Equal volumes of the oil and of the surfactant-caustic or of the surfactantacid solution (as the case may he) were placed in each of two screwacap jars and agitated on a reciprocating type shaker for 15 minutes. The emulsified contents of one jar were poured into a graduated cylinder and allowed to stand for one hour, at which time the volumes of the various phases were recorded and the percent recovery of the aqueous phase (a measure of emulsion instability) computed. To the contentsot the other jar either acid or base was added until the pH was precipitated upon acidification, the surfactant qualified rendered 'below about in the ones which were made for category C. The same principles were usedm deacidic and above around '9 in the ones which were made termining the utility of surfactants for the processes in alkalineg After a complete breaking of the emulsion, each of the three categories in which the oil was emulsior after vone hour, whichever was earlier, the volumes of 5 fied in acid and broken with base, except that the direction the. organic and aqueous phases, respectively, were realong the'pH seale was reversed. corded. Suitable surfactants for the particular oil-water 1 'The above-described tests involved in a single cycle system gave low instability in the first jar and high inprocess, and the data obtained thereby are representedin stability in the second jar. The emulsion instability one Tables 1, 2, 3, and 4. Other experiments were run with hour-after adding the 'acid or base 'was computed and rea recycling process, which will be described "111 detail ported as the percent recovery of the aqueous phase. below, and the data obtained thereby are represented 1n For any surfactant having weakly acidic or weakly Tables 5, "6, and 7. In almost all of the examples, the basic groups, oil-water systems will be found in which oils used were toluene andVentura crude oil (a relarmy invention operate efficiently. Conversely, for .tively clean crude oil). Six other oils (i.e., organic any given oil-water system, surfactants "of this-type exist liquids which are insoluble in water"); were used to test which willwo rk efiiciently. It is well known in the art the eificiency of the invention under various conditions that the hydrophile-lipophile balance of an emulsifier demaking a total of eight as follows:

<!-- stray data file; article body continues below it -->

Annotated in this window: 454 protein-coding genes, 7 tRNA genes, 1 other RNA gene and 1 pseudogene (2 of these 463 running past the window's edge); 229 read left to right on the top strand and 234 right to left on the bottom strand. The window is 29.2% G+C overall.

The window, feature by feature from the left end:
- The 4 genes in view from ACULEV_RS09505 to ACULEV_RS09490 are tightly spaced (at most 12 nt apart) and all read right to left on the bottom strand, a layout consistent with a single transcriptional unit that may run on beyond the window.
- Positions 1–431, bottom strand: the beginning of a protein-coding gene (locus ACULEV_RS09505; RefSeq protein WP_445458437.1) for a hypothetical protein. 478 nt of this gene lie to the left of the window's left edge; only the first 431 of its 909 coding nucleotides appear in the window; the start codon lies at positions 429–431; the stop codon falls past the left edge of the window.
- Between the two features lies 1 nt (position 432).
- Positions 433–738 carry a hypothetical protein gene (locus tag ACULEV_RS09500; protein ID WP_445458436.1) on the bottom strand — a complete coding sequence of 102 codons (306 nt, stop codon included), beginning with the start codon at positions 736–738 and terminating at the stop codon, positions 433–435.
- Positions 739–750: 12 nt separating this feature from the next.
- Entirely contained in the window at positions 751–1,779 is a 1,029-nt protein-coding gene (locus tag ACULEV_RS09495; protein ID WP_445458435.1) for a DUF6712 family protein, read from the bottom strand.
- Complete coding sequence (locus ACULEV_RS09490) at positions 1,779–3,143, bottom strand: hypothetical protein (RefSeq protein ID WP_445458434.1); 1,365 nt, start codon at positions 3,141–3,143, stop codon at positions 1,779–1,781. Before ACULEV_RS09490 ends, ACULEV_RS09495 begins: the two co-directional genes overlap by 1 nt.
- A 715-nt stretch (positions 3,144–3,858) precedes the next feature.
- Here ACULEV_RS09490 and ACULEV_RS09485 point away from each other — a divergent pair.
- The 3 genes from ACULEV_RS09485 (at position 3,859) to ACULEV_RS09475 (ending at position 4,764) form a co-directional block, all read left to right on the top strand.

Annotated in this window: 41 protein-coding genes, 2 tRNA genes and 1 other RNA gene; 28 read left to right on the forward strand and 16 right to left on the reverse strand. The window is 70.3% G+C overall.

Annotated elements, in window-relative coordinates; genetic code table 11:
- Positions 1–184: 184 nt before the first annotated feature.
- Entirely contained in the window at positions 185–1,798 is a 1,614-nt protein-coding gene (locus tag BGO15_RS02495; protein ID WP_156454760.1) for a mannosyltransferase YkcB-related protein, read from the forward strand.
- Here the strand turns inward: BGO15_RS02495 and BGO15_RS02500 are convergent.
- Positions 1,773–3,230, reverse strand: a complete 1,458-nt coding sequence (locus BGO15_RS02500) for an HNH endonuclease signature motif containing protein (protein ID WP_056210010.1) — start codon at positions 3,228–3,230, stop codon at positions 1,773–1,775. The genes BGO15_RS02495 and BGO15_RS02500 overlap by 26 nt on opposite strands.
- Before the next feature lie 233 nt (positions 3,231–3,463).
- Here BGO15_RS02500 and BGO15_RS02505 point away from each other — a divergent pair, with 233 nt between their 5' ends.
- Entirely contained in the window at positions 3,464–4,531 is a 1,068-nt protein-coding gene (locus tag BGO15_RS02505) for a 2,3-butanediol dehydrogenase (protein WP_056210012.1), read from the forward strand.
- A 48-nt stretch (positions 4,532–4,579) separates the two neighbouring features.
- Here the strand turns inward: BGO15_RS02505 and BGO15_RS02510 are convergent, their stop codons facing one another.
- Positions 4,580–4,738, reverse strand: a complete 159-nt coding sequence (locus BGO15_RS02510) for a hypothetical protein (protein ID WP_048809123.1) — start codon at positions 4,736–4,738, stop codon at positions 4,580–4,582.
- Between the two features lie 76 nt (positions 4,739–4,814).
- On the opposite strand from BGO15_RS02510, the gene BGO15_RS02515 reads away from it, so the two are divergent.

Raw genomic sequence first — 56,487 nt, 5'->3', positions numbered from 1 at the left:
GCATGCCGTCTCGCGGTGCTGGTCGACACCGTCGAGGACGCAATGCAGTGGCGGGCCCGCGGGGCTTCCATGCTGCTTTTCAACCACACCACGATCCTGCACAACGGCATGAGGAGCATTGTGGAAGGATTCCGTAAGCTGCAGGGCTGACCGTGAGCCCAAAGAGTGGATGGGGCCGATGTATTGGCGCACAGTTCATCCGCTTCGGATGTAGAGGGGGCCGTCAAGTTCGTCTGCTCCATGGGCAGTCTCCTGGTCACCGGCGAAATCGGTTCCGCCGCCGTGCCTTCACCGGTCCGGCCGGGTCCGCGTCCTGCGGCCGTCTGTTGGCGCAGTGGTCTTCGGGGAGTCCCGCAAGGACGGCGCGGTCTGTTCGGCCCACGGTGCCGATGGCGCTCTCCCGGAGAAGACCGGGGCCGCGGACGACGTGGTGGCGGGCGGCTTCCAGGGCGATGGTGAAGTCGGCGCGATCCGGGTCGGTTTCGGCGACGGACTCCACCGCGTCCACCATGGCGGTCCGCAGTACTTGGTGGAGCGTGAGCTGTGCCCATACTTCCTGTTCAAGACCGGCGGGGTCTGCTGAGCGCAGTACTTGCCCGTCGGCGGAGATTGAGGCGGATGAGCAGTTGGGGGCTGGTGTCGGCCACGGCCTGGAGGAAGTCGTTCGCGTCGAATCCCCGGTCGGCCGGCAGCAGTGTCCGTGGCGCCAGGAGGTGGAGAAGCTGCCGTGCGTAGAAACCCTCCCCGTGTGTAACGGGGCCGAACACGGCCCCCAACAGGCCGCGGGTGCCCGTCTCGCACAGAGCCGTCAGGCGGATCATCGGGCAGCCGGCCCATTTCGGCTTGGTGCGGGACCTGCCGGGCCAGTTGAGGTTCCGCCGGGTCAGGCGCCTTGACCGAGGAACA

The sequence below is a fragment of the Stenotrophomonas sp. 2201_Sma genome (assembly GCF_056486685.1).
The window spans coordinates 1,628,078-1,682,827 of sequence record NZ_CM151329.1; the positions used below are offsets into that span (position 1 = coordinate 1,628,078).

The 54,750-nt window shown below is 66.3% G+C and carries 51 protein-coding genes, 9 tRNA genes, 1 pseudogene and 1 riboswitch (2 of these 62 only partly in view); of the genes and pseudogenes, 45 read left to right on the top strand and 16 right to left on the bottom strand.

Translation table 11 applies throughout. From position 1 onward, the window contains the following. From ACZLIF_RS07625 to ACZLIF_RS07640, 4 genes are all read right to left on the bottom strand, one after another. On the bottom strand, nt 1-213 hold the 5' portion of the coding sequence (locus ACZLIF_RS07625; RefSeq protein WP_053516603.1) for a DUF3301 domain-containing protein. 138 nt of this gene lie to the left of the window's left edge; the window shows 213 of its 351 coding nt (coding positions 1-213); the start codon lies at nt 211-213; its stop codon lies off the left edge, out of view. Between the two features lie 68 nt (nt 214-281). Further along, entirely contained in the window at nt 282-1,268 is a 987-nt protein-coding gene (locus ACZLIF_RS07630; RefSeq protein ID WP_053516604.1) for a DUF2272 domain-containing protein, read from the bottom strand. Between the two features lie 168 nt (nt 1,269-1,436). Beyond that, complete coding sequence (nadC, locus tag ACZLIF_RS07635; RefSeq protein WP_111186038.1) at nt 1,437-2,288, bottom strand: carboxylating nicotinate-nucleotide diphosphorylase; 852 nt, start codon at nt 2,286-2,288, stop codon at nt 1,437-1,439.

. tor-mines its eifectiveness for a given oil-water system.

-.The surfactants which formed a relatively stable emulsion v (1) Toluene Thus, the well-known techniques for choosing a good Venmm crude oil g emulsifier are to be applied to the classes containing Howard Glasscock crude e k1 cidic or weakly Ibasic groups as a preliminary (4) Hawkins Field crude il step in the practice of my invention. This was done as Wesson 011 (cottonseed il described in the following para-graphs. I i (6) ppbm l b t vAll the tests were conducted at room temperature. (7)-Di octy1sebacate The pH avas checked at two or more points in each case. Mixture of lauryl i myristyl alcohols in base were deemed to be useful in the processes of all Nora-Nos. 2, 3, and 4 represent oils that are well three categories, A, B, and C, previously described, parknown by those names to persons familiar with the ticularly the :processes in'which the oilwas emulsified in petroleum field. No. 5 is a well-known commercial prod- ;baseand broken with acid. High, low, or moderate reuct sold under that name. No. 8 is a commercially availcovery of the surfactant in the aqueous phase determined able mixture sold under a trade name.